Are You at Risk for Prostate Cancer?
Prostate cancer is the most frequently diagnosed cancer among men in Louisiana and is the second leading cause of cancer death in American men. However, since the use of early detection tests for prostate cancer became more common, survivorship has increased. September is recognized as National Prostate Cancer Awareness Month, which means it’s a great time to learn more about this disease. Here are five things men should know:
Who it Effects
Most prostate cancers occur in men over the age of 50, and more than 80 percent are found in the early stages when cancer cells are confined to the prostate. One in nine men will be diagnosed with prostate cancer.
Possible signs of prostate cancer include difficulties with urination, including starting urination, weak or interrupted flow of urine, frequent urination (especially at night), difficulty emptying the bladder completely, or pain or burning during urination. Other symptoms may be blood in the urine or semen or pain in the back, hips or pelvis that doesn’t go away. If you are experiencing these symptoms, please talk with your doctor. Recognizing potential issues can lead to proper screenings and early detection, which can help save your life.
A prostate cancer screening is performed by a doctor and includes a prostate-specific antigen blood test and a digital rectal exam. Most men should start getting screened at age 50. However, with genetics playing a big role in prostate cancer, if your father or brother has been diagnosed with prostate cancer, your chance of developing it doubles. African-American men are more likely to be diagnosed at an advanced stage and are more than twice as likely to die from prostate cancer. Because of this, men with a family history of prostate cancer or who are African-American should discuss screening with their doctors at age 45.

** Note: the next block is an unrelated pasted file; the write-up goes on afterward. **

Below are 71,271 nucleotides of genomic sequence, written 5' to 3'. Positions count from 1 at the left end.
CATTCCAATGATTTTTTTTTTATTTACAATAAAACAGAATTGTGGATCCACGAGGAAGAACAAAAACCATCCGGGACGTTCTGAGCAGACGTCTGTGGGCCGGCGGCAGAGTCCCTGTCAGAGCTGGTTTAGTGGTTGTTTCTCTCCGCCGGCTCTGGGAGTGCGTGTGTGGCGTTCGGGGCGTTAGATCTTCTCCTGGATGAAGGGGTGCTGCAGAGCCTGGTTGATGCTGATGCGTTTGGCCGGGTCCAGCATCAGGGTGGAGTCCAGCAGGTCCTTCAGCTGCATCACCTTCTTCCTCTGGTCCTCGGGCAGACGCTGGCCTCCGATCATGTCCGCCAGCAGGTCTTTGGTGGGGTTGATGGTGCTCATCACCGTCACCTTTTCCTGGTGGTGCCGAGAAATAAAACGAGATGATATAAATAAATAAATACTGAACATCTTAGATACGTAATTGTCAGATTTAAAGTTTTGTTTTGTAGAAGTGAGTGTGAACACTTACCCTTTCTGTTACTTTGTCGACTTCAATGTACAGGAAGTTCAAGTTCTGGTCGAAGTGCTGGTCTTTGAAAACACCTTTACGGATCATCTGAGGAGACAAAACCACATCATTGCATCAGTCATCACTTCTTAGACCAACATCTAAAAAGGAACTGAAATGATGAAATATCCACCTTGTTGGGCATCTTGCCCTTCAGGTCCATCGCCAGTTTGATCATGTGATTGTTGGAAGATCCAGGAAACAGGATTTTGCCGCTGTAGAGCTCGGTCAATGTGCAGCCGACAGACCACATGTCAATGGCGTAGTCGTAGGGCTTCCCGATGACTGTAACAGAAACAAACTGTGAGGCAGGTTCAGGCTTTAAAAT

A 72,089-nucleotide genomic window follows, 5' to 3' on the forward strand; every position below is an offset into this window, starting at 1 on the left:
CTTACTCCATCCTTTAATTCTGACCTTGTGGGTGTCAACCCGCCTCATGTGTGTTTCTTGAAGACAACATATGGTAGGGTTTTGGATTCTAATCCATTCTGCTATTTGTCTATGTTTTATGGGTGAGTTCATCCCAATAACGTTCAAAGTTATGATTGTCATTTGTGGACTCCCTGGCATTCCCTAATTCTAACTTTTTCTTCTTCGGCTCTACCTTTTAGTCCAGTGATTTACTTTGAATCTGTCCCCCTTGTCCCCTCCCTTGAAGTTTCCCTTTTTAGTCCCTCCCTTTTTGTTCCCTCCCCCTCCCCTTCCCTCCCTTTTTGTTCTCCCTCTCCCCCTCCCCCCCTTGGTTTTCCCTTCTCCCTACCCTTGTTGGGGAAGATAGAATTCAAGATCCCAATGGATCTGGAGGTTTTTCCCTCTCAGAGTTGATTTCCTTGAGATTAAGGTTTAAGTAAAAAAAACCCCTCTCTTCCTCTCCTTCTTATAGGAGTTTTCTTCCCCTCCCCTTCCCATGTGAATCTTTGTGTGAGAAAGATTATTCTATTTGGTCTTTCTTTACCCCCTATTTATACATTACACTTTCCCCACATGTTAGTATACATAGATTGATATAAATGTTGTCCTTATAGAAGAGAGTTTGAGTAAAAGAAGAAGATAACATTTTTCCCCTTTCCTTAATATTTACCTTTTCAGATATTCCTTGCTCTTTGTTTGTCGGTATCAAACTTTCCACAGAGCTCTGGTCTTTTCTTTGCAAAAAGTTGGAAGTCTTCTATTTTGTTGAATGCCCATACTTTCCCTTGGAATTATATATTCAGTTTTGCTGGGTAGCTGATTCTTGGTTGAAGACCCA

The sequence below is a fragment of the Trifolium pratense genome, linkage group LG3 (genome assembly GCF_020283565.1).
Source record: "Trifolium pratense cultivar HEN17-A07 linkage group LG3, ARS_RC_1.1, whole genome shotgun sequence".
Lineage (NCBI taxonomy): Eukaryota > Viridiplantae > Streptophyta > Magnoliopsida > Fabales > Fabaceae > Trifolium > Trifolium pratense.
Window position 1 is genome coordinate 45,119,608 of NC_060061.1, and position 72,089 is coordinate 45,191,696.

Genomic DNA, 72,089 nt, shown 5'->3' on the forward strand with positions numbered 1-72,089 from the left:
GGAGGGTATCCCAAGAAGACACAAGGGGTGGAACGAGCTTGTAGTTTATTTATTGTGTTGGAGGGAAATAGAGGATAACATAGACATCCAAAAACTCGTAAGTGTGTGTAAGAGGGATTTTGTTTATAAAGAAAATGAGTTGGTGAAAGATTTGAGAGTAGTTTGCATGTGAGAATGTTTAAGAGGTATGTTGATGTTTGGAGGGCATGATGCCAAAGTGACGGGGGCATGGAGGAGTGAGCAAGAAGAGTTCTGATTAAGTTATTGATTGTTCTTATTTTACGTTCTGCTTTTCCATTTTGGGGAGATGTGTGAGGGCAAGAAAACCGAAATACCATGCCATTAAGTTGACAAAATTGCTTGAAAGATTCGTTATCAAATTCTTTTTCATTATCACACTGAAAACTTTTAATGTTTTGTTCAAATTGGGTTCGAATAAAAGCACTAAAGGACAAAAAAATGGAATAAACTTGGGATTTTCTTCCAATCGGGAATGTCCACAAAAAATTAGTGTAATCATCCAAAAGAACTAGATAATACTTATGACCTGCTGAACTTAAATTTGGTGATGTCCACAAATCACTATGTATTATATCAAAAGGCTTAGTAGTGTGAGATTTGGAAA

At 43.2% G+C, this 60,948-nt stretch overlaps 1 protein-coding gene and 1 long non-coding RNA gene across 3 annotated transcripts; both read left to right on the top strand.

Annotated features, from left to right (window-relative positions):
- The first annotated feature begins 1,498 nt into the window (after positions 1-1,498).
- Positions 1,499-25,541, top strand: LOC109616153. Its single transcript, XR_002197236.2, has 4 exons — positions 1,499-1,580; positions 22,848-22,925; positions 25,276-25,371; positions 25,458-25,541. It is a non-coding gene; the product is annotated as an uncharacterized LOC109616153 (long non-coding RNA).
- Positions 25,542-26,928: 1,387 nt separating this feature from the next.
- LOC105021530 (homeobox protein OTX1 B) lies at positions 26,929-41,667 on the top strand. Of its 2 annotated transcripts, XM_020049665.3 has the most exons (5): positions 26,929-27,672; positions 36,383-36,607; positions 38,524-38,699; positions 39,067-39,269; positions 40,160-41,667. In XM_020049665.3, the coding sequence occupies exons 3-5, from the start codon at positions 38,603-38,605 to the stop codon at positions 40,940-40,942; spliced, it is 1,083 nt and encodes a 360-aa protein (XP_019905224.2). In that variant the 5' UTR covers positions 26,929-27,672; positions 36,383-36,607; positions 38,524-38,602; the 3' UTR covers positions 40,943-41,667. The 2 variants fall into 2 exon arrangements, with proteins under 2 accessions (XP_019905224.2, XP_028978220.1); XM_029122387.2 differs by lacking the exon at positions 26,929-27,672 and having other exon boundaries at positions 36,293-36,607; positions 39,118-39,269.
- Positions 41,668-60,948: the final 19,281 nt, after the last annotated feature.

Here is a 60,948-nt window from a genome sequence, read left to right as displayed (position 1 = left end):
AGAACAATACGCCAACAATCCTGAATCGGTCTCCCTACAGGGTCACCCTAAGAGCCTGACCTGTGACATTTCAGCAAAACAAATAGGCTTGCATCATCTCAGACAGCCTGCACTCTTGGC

According to the American Cancer Society, men who are physically active on a regular basis have a lower risk of prostate cancer. They also recommend eating at least two and a half cups of a wide variety of vegetables and fruits each day. Overall, staying at a healthy weight is the best way to reduce the risk of prostate cancer.
We Can Help
Mary Bird Perkins’ Prevention on the Go program offers education and early detection services, including prostate screenings, in convenient locations where people live, worship, shop and play. Using our Early Bird mobile medical clinic, the Cancer Center travels throughout the region to serve thousands of participants each year. To see when we will be near you, visit our calendar of screenings here.